in English history, a subdivision of a shire, first mentioned in the 10th cent. and surviving as a unit of local government into the 19th cent. It is thought that in origin the hundred comprised 100 geld hides, the geld hide being the basic Anglo-Saxon land unit for taxation purposes; but the hundreds varied considerably in size. The number of hundreds in a shire also varied, and their boundaries were continually changed. The hundred had its own court. The Saxon tithing groups, which had corporate responsibility for the crimes committed by their members, came before it, and personal pleas of debt and trespass were also brought there. Originally presided over by the king's reeves, the hundred courts continued to meet regularly every four weeks until the 13th cent., by which time many of them had been taken over by local lords. They gradually lost importance and from the 16th cent. had little more than a formal existence. In Yorkshire, Lincolnshire, Nottinghamshire, Rutland, and Leicestershire the unit equivalent to the hundred was called a wapentake; in Northumberland, Cumberland, Westmorland, and Durham, a ward. Hundreds were also used as subdivisions of counties in some of the Thirteen Colonies, and continued to be used in Delaware as state legislative districts until the 1960s.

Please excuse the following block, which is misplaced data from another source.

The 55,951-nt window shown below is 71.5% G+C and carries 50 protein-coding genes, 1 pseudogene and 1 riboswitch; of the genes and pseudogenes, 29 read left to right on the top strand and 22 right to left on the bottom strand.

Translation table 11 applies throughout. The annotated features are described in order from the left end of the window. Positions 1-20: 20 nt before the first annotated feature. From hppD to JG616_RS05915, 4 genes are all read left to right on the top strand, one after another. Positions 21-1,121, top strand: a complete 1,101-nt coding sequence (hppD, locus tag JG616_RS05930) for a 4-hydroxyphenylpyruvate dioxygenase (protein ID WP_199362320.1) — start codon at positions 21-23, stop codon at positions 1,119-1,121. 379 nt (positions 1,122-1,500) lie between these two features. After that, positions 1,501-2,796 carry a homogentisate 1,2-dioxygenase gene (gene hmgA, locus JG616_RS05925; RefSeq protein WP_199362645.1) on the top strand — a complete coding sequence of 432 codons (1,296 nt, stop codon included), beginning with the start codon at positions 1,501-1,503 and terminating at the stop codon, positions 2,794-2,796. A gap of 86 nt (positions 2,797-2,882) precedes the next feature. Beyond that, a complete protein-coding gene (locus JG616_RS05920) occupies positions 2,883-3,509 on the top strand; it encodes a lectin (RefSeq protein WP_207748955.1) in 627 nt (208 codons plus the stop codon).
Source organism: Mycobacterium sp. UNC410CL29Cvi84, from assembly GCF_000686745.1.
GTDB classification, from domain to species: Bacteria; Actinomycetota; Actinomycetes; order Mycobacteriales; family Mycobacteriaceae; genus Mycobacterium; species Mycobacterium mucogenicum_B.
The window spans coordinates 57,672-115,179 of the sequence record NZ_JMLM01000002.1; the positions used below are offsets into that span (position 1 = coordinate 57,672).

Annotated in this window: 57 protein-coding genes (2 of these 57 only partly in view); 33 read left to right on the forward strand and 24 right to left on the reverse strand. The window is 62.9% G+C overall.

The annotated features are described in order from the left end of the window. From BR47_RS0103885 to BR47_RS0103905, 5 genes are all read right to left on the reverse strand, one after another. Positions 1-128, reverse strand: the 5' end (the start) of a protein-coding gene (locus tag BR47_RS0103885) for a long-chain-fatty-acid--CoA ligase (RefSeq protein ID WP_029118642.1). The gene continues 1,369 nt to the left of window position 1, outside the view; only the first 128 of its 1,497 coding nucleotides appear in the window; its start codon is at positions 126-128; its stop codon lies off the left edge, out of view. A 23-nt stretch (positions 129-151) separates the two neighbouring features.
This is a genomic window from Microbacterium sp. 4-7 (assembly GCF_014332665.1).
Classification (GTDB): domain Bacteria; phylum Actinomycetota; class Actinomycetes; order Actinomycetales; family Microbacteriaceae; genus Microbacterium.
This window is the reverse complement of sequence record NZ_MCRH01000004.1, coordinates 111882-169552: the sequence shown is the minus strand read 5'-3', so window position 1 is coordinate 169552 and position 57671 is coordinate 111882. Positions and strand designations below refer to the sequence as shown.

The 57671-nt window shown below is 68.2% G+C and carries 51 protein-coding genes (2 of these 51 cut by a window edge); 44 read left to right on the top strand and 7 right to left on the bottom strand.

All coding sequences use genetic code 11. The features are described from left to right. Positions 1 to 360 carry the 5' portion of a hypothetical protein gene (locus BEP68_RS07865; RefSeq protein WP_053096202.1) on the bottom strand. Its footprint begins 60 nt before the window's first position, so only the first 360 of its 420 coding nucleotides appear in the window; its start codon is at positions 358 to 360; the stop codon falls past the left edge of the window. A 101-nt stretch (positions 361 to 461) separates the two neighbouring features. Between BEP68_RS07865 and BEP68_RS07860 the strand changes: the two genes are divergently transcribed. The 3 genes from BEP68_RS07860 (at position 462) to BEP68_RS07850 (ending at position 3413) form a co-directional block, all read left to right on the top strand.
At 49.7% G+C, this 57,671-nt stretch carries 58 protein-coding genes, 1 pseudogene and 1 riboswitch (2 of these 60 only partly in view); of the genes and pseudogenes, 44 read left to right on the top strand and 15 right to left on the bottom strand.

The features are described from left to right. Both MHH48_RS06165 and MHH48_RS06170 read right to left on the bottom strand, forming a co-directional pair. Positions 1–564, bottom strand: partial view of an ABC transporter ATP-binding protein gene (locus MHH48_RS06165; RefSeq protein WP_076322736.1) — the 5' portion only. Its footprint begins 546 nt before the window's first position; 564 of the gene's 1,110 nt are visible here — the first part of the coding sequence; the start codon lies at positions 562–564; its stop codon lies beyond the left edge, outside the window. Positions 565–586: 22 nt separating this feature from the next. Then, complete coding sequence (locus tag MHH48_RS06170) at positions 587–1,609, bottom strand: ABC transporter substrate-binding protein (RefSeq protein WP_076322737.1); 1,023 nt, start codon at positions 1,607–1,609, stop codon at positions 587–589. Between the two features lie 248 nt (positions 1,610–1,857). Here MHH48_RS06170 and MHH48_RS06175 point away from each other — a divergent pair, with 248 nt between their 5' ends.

See H. M. Cam, The Hundred and the Hundred Rolls (1930, repr. 1963); F. M. Stenton, Anglo-Saxon England (3d ed. 1971).
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